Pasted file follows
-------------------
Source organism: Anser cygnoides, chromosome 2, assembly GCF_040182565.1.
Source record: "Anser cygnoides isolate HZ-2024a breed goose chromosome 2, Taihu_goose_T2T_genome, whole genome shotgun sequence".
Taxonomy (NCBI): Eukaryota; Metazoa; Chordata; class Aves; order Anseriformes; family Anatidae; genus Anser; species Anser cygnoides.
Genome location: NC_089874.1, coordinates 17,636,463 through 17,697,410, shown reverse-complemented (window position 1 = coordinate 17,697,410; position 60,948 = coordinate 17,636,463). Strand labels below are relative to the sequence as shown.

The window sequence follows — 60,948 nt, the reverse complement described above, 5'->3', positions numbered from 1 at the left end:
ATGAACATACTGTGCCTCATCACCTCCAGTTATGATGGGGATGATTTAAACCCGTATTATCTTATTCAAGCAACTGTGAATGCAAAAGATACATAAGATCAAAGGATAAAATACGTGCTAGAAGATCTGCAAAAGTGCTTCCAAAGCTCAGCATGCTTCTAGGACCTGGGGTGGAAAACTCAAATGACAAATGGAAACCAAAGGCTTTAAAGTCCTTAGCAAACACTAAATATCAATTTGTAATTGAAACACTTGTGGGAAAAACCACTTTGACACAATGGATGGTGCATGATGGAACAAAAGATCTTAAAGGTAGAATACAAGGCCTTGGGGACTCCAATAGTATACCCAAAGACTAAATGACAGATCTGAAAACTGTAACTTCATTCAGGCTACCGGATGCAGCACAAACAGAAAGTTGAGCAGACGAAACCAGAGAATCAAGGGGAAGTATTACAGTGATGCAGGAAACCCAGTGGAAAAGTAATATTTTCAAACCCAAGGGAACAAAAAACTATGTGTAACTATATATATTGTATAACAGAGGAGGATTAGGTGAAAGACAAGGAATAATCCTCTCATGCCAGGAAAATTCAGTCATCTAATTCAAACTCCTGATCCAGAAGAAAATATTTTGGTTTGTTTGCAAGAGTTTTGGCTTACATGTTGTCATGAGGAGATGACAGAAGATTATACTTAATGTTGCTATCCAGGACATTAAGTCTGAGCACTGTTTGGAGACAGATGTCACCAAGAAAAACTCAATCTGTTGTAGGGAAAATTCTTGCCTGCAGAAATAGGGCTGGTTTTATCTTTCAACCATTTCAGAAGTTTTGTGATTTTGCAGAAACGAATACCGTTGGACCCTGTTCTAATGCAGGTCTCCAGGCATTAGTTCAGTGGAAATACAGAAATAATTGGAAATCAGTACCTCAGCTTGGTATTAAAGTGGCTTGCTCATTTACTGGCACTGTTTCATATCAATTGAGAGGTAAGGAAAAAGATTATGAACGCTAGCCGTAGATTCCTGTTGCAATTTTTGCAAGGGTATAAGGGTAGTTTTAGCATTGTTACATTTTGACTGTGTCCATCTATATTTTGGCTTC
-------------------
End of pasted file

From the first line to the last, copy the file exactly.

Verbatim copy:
Source organism: Anser cygnoides, chromosome 2, assembly GCF_040182565.1.
Source record: "Anser cygnoides isolate HZ-2024a breed goose chromosome 2, Taihu_goose_T2T_genome, whole genome shotgun sequence".
Taxonomy (NCBI): Eukaryota; Metazoa; Chordata; class Aves; order Anseriformes; family Anatidae; genus Anser; species Anser cygnoides.
Genome location: NC_089874.1, coordinates 17,636,463 through 17,697,410, shown reverse-complemented (window position 1 = coordinate 17,697,410; position 60,948 = coordinate 17,636,463). Strand labels below are relative to the sequence as shown.

The window sequence follows — 60,948 nt, the reverse complement described above, 5'->3', positions numbered from 1 at the left end:
ATGAACATACTGTGCCTCATCACCTCCAGTTATGATGGGGATGATTTAAACCCGTATTATCTTATTCAAGCAACTGTGAATGCAAAAGATACATAAGATCAAAGGATAAAATACGTGCTAGAAGATCTGCAAAAGTGCTTCCAAAGCTCAGCATGCTTCTAGGACCTGGGGTGGAAAACTCAAATGACAAATGGAAACCAAAGGCTTTAAAGTCCTTAGCAAACACTAAATATCAATTTGTAATTGAAACACTTGTGGGAAAAACCACTTTGACACAATGGATGGTGCATGATGGAACAAAAGATCTTAAAGGTAGAATACAAGGCCTTGGGGACTCCAATAGTATACCCAAAGACTAAATGACAGATCTGAAAACTGTAACTTCATTCAGGCTACCGGATGCAGCACAAACAGAAAGTTGAGCAGACGAAACCAGAGAATCAAGGGGAAGTATTACAGTGATGCAGGAAACCCAGTGGAAAAGTAATATTTTCAAACCCAAGGGAACAAAAAACTATGTGTAACTATATATATTGTATAACAGAGGAGGATTAGGTGAAAGACAAGGAATAATCCTCTCATGCCAGGAAAATTCAGTCATCTAATTCAAACTCCTGATCCAGAAGAAAATATTTTGGTTTGTTTGCAAGAGTTTTGGCTTACATGTTGTCATGAGGAGATGACAGAAGATTATACTTAATGTTGCTATCCAGGACATTAAGTCTGAGCACTGTTTGGAGACAGATGTCACCAAGAAAAACTCAATCTGTTGTAGGGAAAATTCTTGCCTGCAGAAATAGGGCTGGTTTTATCTTTCAACCATTTCAGAAGTTTTGTGATTTTGCAGAAACGAATACCGTTGGACCCTGTTCTAATGCAGGTCTCCAGGCATTAGTTCAGTGGAAATACAGAAATAATTGGAAATCAGTACCTCAGCTTGGTATTAAAGTGGCTTGCTCATTTACTGGCACTGTTTCATATCAATTGAGAGGTAAGGAAAAAGATTATGAACGCTAGCCGTAGATTCCTGTTGCAATTTTTGCAAGGGTATAAGGGTAGTTTTAGCATTGTTACATTTTGACTGTGTCCATCTATATTTTGGCTTC